However, when it comes to bovines, rather than a hundred real factory farms for every staged video, I’m inclined to believe in far fewer numbers. I watch those movies and they use the same footage over and over, they often seem to be using footage that is 20 years old or more. Some of the practices we’re are told are rampant- it doesn’t make sense if you know anything about the animals involved because those practices are not financially sound- so even if the farmers didn’t care a whit about the happiness of the animal, they do care about profit margins, and they won’t use methods that they know aren’t profitable.

      I am not remotely convinced there are hundreds of factory farms with horrific conditions for dairy or beef cows. I live in dairy country. I’ve been allowed in a couple of dairy farm, and I was allowed to take pictures (it was a field trip with my kids on one occasion). One is a dairy farm that is also a tourist attraction, and another was a local dairy farmer who knew who I was- one was a family friend going back three generations in my family. I think the reason most farms don’t want somebody inside with a camera is because they don’t trust the agenda or integrity of strangers coming up to them with cameras, and with excellent reason. Activists have a history of falsifying images and misleading people with information that lacks context (like the fact that you are *supposed* to see a dairy cow’s hips). If I had a farm, *I* wouldn’t let people I didn’t know in with a camera, and if I knew they were activists, I’d definitely not want them anywhere near my operation because of the activist history of dishonest editing.

      I also have driven past dozens of beef cow operations, and I don’t see the conditions that supposedly exist- the cows are in the open air, their fields are cleared of manure almost daily, they are not knee deep in muck, and they have shaded shelters, open on all four sides. They have room to move around. I’m sure there are probably a few bad apples, but I don’t think they are the majority any longer.

      I recommend the movie about Temple Grandin, who revolutionized the beef slaughterhouses in, I think, the 80s. That movie is about her remarkable life (she has autism), not strictly about beef industry practices. But since that is where she chose to work, there’s a lot of factual information in there which totally contradicts activist claims. Watch it all the way through, and pay attention to the credits. That will give you the context to judge for yourself when you watch a factory farm video if they are showing you old footage that shows conditions no rancher uses any more (most of them I have seen are doing just that).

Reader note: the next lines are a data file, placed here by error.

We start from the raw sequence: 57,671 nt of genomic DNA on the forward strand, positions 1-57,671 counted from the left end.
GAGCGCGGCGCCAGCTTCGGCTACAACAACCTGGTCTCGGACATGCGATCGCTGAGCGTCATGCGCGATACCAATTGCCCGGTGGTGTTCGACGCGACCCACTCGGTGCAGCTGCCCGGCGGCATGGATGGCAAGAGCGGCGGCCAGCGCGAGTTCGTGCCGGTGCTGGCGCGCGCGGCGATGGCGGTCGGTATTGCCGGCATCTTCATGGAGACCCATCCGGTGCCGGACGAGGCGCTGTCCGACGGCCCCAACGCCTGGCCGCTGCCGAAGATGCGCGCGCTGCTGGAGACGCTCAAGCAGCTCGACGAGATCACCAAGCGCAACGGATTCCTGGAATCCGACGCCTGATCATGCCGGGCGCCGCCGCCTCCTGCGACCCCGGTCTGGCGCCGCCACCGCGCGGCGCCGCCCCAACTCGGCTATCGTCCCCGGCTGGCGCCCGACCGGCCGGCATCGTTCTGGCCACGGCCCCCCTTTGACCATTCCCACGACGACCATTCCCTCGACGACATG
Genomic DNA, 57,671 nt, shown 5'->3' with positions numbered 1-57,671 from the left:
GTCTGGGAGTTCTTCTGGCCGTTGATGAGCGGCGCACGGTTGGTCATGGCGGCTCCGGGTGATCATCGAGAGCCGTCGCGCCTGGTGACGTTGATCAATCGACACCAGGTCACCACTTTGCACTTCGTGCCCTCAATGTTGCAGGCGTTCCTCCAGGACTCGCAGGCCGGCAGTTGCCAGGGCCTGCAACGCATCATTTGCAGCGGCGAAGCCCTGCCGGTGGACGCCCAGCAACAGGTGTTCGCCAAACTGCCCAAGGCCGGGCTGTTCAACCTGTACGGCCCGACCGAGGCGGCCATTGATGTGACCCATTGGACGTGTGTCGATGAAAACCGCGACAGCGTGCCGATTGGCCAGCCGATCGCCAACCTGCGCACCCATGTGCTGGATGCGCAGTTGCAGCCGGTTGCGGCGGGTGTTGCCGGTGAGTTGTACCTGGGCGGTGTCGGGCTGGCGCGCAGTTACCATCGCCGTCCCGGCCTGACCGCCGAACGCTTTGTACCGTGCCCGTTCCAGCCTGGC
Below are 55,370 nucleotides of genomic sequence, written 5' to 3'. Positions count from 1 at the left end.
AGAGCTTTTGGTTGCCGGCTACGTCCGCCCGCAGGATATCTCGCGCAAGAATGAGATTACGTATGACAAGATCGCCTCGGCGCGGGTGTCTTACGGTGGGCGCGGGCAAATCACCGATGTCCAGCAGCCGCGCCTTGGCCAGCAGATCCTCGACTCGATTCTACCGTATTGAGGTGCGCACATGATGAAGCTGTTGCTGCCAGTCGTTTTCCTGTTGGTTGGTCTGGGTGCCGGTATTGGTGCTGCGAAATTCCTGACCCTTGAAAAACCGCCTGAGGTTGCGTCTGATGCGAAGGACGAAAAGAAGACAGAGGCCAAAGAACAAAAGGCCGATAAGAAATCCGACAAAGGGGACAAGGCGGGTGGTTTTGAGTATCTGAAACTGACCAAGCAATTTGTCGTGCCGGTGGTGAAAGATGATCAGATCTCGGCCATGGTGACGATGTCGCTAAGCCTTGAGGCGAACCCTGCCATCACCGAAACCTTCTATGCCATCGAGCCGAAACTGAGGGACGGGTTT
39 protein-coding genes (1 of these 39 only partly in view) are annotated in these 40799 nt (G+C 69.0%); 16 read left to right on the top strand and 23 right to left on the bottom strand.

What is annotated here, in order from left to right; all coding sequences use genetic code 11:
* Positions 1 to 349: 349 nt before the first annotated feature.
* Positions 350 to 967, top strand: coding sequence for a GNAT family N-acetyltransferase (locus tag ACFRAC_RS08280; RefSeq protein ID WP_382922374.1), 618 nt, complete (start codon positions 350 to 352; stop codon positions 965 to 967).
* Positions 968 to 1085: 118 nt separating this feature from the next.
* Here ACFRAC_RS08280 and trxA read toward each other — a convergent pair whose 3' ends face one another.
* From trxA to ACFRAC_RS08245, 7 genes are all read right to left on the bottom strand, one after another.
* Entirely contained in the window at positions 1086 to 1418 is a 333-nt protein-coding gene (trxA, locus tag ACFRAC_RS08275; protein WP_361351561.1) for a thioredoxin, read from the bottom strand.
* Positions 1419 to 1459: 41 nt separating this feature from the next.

2. Lindsey in AL
    Posted August 13, 2014 at 2:25 pm | Permalink

    I just wanted to point out that this sentence, ” “Why is he doing it to a live animal?” because this is obviously the norm” should probably read “NOT the norm.” 🙂
    PETA infuriates me. I’m glad they’ve gotten so much bad (actually TRUE) press in recent years.

  3. Karen in SC
    Posted August 13, 2014 at 3:38 pm | Permalink

    Thanks for your response. I’ve heard of that movie about Temple Grandin, and I’d like to see it sometime, because of her fascinating life. I don’t actually watch much of the other films. I’ve been a vegetarian for over 25 years and vegan for over two, so I don’t need convincing, and I don’t want to look at the ugliness. I can see it for myself, anyway, when I drive to town behind the trucks that deliver chickens, confined in tiny cages, open to all weather, to slaughter. Those trucks go through town frequently, and you’ll often see dead chickens on the road. I don’t know how they get out, but the sight of them has made many vegetarian converts around here. (I don’t know why they travel so far. Are there no slaughter houses in Georgia?)

    Muck and mess may not help profit margins, but steroids and antibiotics do, though they don’t do much for the animals or for us. I’m fortunate to live near a good dairy farms, and I buy milk and cheese there for my vegetarian-not-vegan kids. You can taste the difference in the quality of the animal care. Still, though, eventually even those cows end up on a truck for slaughter (no retirement on the back 40), and I’d rather eat beans than be involved in that while I have a choice.

    • Headmistress, zookeeper
      Posted August 13, 2014 at 9:15 pm | Permalink

      Oh, I had no intention of convincing you not to be vegan. Just that practices, especially in the beef and dairy industry, are not quite as often represented.

      Pigs and chickens are a different kind of farming altogether.